Writing Irish history, for any readership and at any level, presents a challenge of complexity and bias of a very special kind. All historical sources present the difficulties of partiality, limited knowledge, subjective distortion and provenance, but the story of Ireland is notoriously elusive. This slipperiness comes partly from the media and the heritage industry and partly from the lack of a central meta-narrative that contains at least a semblance of consensus on the formative events and their causes. This is especially the case with the historiography of the first 30 years of the 20th century, from the repercussions of the fall of Charles Stewart Parnell to the birth of the Free State.
D.M. Leeson was clearly fully aware of all this when undertaking research on the Black and Tans and Auxiliaries and the Royal Irish Constabulary, primarily in the years 1920-21. Simply uttering the words "Black and Tans" in a conversation with Irish people has always been likely to provoke an extreme reaction. That force has been placed in a mythic territory of the imagination to such an extent that the name suggests a popular narrative of cruelty, ad hoc murder and whimsical lawlessness on a grand scale. Much of the material in oral history supports this opinion of the men who joined up to support the hard-pressed Irish constabulary after the First World War. The Auxiliaries have a similar reputation; these ex-Army cadets in their mobile units and barracks appear to have been completely demonised as nothing more than murder squads.
Leeson sets out to examine the sources more closely and to answer questions about who exactly these men were, why they joined the war and how they behaved. Obstacles in the path to a fuller understanding include the large body of work in memoirs by combatants such as Ernie O'Malley and Tom Barry, but also the images ingrained in collective memory from films, fiction and plays, notably those of Sean O'Casey. This is not to say that these are full of lies and myths: the point is that opinions have been handed down about the men who joined these outfits, and those views tend to offer only partial truths.
The method of the book is therefore to look very closely at the archives; Leeson offers tabular information and draws his conclusions (and sometimes his inspired guesswork) about the recruits, and he uses previous work by A.D. Harvey very fruitfully. This is complemented by dramatic accounts of ambushes, barrack battles, assassinations and reprisals. The result is a fresh, often exciting narrative that convinces the reader that there has indeed been a distortion in the general image of the men in these two forces.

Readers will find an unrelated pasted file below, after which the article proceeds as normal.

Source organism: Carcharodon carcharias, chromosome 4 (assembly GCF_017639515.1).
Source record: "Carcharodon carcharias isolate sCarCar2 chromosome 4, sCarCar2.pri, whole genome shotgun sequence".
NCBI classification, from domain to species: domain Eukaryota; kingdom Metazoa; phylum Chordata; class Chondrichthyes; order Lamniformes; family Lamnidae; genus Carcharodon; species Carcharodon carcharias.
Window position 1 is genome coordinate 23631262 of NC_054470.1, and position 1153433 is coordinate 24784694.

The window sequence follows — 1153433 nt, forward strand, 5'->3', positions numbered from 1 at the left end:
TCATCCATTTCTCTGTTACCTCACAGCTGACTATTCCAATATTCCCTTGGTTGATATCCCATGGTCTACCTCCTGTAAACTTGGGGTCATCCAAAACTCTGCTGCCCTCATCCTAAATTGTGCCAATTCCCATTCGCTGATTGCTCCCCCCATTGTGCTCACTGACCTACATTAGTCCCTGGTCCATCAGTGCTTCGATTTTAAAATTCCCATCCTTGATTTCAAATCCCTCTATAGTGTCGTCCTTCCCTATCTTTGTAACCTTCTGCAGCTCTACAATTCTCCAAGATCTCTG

There are other worthwhile approaches in this book, too, notably the close focus on one area: west Galway. Leeson gives a detailed account of the killings and reprisals in that region, covering atrocities on both sides, but what emerges most powerfully from that and from the chapters covering the plight of the Royal Irish Constabulary is just how far all this auxiliary and support activity was from policing itself.
True, the RIC always had to act as a gendarmerie rather than anything close to the Metropolitan Police. In the Land Wars of the 1880s and in other internecine conflicts, they had made many enemies; and confrontations with the general populace through the decades prior to the insurgency of 1920 had made them partly a military force and partly a constabulary covering the land. But they could not cope with the sheer level of militancy and violence they faced in 1920. As Leeson notes, between July 1920 and July 1921, 890 policemen were killed or wounded.
The Black and Tans will repay close reading by anyone interested in those savage years of the Irish War of Independence, when trust was hard to come by and brotherhood a flexible term for many involved in the horrors. Leeson has convincingly questioned a great deal of received opinion, and probed the way it was received in the first place.
The Black and Tans: British Police and Auxiliaries in the Irish War of Independence
By D. M. Leeson. Oxford University Press 320pp, £30.00. ISBN 9780199598991. Published 26 August 2011